Saudi Arabia Adopts Balanced Budget for First Time in 15 Years due to Oil Bonanza
Saudi Arabia adopted a balanced budget for 2001 for the first time in more than 15 years and announced economic growth of 15.5 percent for 2000 thanks to high oil prices, the official news agency SPA reported Tuesday.
It did not specify on what oil price the budget was calculated.
King Fahd outlined the main points of the fiscal 2001 budget at a cabinet meeting late Monday, saying revenues and expenditures would be equal at 57.33 billion dollars, the agency said.
Gross domestic product in Saudi Arabia, the world's leading oil exporter and producer, reached 164.8 billion dollars in 2000, up 15.5 percent from 142.6 billion dollars the previous year.
"This growth is due to the spectacular rise in crude prices and increased oil production," the finance ministry announced in a statement. "Thanks to the price rises, the Saudi oil sector should attain growth of 39.4 percent in 2000."
Oil prices have tripled over the past 18 months. A barrel of crude on the world market rose 40 percent from 25 dollars at the start of 2000 to 35 dollars by October, but has since dipped again.
The finance ministry also forecast a surplus of 14.8 billion dollars in the balance of payments for the current fiscal year due to crude prices and increased exports in both oil and non-oil exports.
The government has set aside 10.1 billion dollars in 2001 to create more than 27,000 new jobs in the education, communications, public services and health sectors, it said.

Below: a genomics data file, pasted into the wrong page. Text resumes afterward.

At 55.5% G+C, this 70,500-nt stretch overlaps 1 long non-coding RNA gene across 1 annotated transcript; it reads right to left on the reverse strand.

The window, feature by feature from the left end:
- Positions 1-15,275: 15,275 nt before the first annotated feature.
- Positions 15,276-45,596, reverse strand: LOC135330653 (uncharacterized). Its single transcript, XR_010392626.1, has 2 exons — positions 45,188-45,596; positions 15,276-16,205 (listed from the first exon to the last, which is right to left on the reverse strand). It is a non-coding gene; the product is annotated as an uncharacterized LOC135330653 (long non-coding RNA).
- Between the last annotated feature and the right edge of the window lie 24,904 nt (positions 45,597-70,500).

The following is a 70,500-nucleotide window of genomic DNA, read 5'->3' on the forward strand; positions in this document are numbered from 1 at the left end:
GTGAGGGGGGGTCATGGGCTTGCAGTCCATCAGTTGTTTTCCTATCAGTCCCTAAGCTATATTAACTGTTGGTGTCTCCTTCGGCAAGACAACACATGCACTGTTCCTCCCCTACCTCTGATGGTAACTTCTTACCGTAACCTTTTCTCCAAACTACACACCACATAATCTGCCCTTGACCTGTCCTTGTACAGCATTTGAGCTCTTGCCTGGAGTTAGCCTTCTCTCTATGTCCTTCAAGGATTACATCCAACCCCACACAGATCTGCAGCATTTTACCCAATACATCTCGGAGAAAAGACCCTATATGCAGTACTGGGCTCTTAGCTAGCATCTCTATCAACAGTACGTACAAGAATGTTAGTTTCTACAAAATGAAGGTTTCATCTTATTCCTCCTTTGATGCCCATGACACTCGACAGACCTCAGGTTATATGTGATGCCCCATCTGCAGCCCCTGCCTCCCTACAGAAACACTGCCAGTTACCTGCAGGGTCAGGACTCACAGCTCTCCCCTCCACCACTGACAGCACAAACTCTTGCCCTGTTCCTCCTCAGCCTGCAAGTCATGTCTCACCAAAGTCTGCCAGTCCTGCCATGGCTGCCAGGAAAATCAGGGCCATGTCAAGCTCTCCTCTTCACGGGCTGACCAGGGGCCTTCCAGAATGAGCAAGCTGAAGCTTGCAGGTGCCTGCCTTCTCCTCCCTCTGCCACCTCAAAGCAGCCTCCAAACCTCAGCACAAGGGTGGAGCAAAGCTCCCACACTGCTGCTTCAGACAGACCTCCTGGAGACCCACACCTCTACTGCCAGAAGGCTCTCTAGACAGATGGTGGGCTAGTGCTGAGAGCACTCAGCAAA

A sum of 14.2 billion dollars is to be spent on the education and vocational training sectors next year, while the 2001 budget also calls for the construction of 800 new schools.
The health and social development sector is allocated 5.8 billion dollars, with 34 hospitals or medical centres to be built, while 2.98 billion dollars are set aside for the industrial and agricultural sectors.
Earlier this month, King Fahd said development projects and public services would be given priority in the 2001 budget.
Riyadh had forecast a deficit of 7.46 billion dollars in the 2000 budget, but the government calculated its budget figures around a conservative oil price of around 19 dollars a barrel, well below current prices.
In 1999, when the Saudi economy grew by 8.8 percent, the budget deficit hit 9.06 billion dollars -- RIYADH (AFP)
© 2000 Al Bawaba (www.albawaba.com)
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